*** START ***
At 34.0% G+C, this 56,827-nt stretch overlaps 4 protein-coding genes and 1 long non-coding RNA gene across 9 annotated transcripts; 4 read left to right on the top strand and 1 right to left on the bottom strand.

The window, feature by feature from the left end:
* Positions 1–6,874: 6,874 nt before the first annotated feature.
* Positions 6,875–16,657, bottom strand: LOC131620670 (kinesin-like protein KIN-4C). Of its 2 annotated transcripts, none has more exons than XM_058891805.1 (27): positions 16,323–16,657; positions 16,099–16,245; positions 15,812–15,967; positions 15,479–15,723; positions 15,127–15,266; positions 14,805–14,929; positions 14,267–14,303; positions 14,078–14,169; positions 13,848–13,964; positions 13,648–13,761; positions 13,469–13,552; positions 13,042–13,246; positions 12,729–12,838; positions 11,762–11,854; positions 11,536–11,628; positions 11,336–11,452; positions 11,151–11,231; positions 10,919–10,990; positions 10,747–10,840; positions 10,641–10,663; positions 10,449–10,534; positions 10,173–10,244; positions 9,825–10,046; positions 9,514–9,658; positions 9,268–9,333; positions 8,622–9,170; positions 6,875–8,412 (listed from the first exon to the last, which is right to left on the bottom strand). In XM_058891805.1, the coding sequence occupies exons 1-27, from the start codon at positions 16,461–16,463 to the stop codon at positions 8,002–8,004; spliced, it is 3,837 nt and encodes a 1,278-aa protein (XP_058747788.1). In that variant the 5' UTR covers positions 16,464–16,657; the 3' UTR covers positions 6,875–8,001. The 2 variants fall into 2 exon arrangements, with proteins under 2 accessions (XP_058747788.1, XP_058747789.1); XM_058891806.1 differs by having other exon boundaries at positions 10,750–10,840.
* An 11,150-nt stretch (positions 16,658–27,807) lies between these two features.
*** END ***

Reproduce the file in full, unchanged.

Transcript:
At 34.0% G+C, this 56,827-nt stretch overlaps 4 protein-coding genes and 1 long non-coding RNA gene across 9 annotated transcripts; 4 read left to right on the top strand and 1 right to left on the bottom strand.

The window, feature by feature from the left end:
* Positions 1–6,874: 6,874 nt before the first annotated feature.
* Positions 6,875–16,657, bottom strand: LOC131620670 (kinesin-like protein KIN-4C). Of its 2 annotated transcripts, none has more exons than XM_058891805.1 (27): positions 16,323–16,657; positions 16,099–16,245; positions 15,812–15,967; positions 15,479–15,723; positions 15,127–15,266; positions 14,805–14,929; positions 14,267–14,303; positions 14,078–14,169; positions 13,848–13,964; positions 13,648–13,761; positions 13,469–13,552; positions 13,042–13,246; positions 12,729–12,838; positions 11,762–11,854; positions 11,536–11,628; positions 11,336–11,452; positions 11,151–11,231; positions 10,919–10,990; positions 10,747–10,840; positions 10,641–10,663; positions 10,449–10,534; positions 10,173–10,244; positions 9,825–10,046; positions 9,514–9,658; positions 9,268–9,333; positions 8,622–9,170; positions 6,875–8,412 (listed from the first exon to the last, which is right to left on the bottom strand). In XM_058891805.1, the coding sequence occupies exons 1-27, from the start codon at positions 16,461–16,463 to the stop codon at positions 8,002–8,004; spliced, it is 3,837 nt and encodes a 1,278-aa protein (XP_058747788.1). In that variant the 5' UTR covers positions 16,464–16,657; the 3' UTR covers positions 6,875–8,001. The 2 variants fall into 2 exon arrangements, with proteins under 2 accessions (XP_058747788.1, XP_058747789.1); XM_058891806.1 differs by having other exon boundaries at positions 10,750–10,840.
* An 11,150-nt stretch (positions 16,658–27,807) lies between these two features.